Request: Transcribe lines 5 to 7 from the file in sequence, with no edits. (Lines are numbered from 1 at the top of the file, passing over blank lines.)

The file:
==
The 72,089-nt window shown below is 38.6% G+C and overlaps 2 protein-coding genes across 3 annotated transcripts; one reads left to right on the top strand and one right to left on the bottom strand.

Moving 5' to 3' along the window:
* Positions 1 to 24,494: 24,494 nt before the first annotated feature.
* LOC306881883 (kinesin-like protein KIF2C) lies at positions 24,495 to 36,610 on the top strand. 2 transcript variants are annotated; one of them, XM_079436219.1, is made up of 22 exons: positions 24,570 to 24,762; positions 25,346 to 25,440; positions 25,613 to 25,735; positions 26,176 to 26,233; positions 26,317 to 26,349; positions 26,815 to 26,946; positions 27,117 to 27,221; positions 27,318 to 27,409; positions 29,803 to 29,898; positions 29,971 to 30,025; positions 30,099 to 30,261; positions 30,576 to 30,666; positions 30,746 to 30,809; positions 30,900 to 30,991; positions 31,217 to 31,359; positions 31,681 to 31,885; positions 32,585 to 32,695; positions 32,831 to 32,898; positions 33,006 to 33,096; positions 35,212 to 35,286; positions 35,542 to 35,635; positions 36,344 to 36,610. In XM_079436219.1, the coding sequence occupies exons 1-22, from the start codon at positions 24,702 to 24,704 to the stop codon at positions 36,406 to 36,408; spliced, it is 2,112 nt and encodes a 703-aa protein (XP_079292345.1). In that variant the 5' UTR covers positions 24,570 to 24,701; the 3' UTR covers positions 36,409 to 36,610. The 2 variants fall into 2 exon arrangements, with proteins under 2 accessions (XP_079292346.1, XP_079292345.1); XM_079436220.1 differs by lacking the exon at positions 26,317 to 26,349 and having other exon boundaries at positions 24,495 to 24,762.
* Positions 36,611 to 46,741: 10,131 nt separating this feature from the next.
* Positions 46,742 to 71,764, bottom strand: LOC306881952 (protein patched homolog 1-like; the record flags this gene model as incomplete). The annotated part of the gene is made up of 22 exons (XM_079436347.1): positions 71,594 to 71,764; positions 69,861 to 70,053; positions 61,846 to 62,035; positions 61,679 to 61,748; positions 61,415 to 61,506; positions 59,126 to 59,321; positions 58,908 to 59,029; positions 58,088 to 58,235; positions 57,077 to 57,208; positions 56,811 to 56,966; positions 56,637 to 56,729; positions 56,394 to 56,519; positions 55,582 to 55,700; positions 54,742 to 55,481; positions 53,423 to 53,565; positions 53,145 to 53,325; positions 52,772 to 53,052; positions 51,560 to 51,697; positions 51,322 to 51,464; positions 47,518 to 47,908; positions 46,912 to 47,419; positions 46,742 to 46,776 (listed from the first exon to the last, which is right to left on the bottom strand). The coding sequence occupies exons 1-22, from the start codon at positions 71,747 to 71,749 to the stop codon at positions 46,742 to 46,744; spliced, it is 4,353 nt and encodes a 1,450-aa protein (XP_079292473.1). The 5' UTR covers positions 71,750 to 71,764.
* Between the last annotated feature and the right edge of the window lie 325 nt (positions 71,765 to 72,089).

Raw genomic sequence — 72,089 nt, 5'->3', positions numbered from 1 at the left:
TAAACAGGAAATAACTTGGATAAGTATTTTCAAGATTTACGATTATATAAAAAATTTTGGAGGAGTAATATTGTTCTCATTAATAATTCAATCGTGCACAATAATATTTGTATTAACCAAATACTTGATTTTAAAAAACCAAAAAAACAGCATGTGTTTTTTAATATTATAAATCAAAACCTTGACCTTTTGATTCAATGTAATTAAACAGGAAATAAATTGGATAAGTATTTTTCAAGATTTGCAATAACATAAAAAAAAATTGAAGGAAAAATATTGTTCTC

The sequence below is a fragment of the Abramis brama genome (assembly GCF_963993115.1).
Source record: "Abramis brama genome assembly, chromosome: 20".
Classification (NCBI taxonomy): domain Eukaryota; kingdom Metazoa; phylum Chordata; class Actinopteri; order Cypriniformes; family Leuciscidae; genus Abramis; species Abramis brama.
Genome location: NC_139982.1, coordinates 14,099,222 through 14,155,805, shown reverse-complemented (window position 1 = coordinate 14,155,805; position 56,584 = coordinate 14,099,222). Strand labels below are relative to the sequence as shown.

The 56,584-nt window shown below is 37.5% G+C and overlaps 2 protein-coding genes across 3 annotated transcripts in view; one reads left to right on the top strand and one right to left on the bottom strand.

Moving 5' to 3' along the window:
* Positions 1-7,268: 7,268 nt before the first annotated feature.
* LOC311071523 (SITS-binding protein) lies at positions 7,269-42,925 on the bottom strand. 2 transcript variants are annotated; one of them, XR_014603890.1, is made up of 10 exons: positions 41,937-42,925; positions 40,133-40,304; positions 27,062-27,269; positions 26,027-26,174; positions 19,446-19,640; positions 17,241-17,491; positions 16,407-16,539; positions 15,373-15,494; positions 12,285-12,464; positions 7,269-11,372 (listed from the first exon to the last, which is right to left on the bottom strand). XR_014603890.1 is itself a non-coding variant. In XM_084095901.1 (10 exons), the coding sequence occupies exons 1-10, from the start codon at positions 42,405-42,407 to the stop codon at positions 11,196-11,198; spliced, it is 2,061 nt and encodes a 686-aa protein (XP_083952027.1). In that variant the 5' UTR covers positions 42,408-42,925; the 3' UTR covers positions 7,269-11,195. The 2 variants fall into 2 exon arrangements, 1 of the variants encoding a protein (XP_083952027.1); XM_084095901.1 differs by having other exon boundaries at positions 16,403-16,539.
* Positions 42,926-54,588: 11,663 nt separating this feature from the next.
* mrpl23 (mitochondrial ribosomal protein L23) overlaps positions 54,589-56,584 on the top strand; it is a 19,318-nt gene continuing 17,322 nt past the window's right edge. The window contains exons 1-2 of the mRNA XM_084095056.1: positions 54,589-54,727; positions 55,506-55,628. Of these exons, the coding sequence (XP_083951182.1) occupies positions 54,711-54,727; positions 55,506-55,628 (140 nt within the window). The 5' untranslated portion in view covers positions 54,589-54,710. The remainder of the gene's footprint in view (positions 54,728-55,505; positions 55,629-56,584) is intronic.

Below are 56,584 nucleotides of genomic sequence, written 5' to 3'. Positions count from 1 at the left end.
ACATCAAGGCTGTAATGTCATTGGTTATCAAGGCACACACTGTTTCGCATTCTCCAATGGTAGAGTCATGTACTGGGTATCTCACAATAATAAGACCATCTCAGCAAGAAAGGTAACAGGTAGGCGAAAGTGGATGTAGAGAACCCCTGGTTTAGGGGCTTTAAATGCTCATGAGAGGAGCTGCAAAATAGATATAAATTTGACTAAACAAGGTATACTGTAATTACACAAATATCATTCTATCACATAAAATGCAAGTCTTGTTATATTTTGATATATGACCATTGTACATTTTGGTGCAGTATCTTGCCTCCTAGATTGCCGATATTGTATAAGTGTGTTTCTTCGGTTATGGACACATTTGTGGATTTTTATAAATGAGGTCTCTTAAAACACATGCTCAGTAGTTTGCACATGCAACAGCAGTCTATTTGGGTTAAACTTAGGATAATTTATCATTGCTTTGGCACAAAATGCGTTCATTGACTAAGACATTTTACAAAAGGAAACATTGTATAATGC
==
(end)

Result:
* Positions 36,611 to 46,741: 10,131 nt separating this feature from the next.
* Positions 46,742 to 71,764, bottom strand: LOC306881952 (protein patched homolog 1-like; the record flags this gene model as incomplete). The annotated part of the gene is made up of 22 exons (XM_079436347.1): positions 71,594 to 71,764; positions 69,861 to 70,053; positions 61,846 to 62,035; positions 61,679 to 61,748; positions 61,415 to 61,506; positions 59,126 to 59,321; positions 58,908 to 59,029; positions 58,088 to 58,235; positions 57,077 to 57,208; positions 56,811 to 56,966; positions 56,637 to 56,729; positions 56,394 to 56,519; positions 55,582 to 55,700; positions 54,742 to 55,481; positions 53,423 to 53,565; positions 53,145 to 53,325; positions 52,772 to 53,052; positions 51,560 to 51,697; positions 51,322 to 51,464; positions 47,518 to 47,908; positions 46,912 to 47,419; positions 46,742 to 46,776 (listed from the first exon to the last, which is right to left on the bottom strand). The coding sequence occupies exons 1-22, from the start codon at positions 71,747 to 71,749 to the stop codon at positions 46,742 to 46,744; spliced, it is 4,353 nt and encodes a 1,450-aa protein (XP_079292473.1). The 5' UTR covers positions 71,750 to 71,764.
* Between the last annotated feature and the right edge of the window lie 325 nt (positions 71,765 to 72,089).